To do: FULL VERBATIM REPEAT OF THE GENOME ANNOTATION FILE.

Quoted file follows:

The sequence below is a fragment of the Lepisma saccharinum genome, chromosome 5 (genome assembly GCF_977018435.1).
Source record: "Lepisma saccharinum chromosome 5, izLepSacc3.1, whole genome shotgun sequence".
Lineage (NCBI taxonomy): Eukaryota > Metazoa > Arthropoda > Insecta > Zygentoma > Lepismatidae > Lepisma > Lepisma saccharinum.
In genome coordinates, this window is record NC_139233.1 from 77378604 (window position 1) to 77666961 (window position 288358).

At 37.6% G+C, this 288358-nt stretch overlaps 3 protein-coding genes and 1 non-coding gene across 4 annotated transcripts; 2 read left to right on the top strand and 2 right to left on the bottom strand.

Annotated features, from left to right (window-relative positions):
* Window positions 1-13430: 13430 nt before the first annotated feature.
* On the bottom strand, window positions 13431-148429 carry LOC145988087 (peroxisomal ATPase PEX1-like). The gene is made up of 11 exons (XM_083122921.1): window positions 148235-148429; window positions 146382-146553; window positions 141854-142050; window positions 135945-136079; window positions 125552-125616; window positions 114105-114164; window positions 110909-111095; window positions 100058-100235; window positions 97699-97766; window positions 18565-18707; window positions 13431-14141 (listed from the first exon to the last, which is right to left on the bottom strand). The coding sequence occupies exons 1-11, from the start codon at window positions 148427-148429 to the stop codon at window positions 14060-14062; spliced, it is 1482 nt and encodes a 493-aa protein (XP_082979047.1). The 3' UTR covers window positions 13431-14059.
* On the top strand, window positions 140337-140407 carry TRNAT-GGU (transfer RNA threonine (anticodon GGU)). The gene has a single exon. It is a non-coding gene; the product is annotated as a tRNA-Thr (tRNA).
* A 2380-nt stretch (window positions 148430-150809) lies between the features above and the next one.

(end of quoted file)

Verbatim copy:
The sequence below is a fragment of the Lepisma saccharinum genome, chromosome 5 (genome assembly GCF_977018435.1).
Source record: "Lepisma saccharinum chromosome 5, izLepSacc3.1, whole genome shotgun sequence".
Lineage (NCBI taxonomy): Eukaryota > Metazoa > Arthropoda > Insecta > Zygentoma > Lepismatidae > Lepisma > Lepisma saccharinum.
In genome coordinates, this window is record NC_139233.1 from 77378604 (window position 1) to 77666961 (window position 288358).

At 37.6% G+C, this 288358-nt stretch overlaps 3 protein-coding genes and 1 non-coding gene across 4 annotated transcripts; 2 read left to right on the top strand and 2 right to left on the bottom strand.

Annotated features, from left to right (window-relative positions):
* Window positions 1-13430: 13430 nt before the first annotated feature.
* On the bottom strand, window positions 13431-148429 carry LOC145988087 (peroxisomal ATPase PEX1-like). The gene is made up of 11 exons (XM_083122921.1): window positions 148235-148429; window positions 146382-146553; window positions 141854-142050; window positions 135945-136079; window positions 125552-125616; window positions 114105-114164; window positions 110909-111095; window positions 100058-100235; window positions 97699-97766; window positions 18565-18707; window positions 13431-14141 (listed from the first exon to the last, which is right to left on the bottom strand). The coding sequence occupies exons 1-11, from the start codon at window positions 148427-148429 to the stop codon at window positions 14060-14062; spliced, it is 1482 nt and encodes a 493-aa protein (XP_082979047.1). The 3' UTR covers window positions 13431-14059.
* On the top strand, window positions 140337-140407 carry TRNAT-GGU (transfer RNA threonine (anticodon GGU)). The gene has a single exon. It is a non-coding gene; the product is annotated as a tRNA-Thr (tRNA).
* A 2380-nt stretch (window positions 148430-150809) lies between the features above and the next one.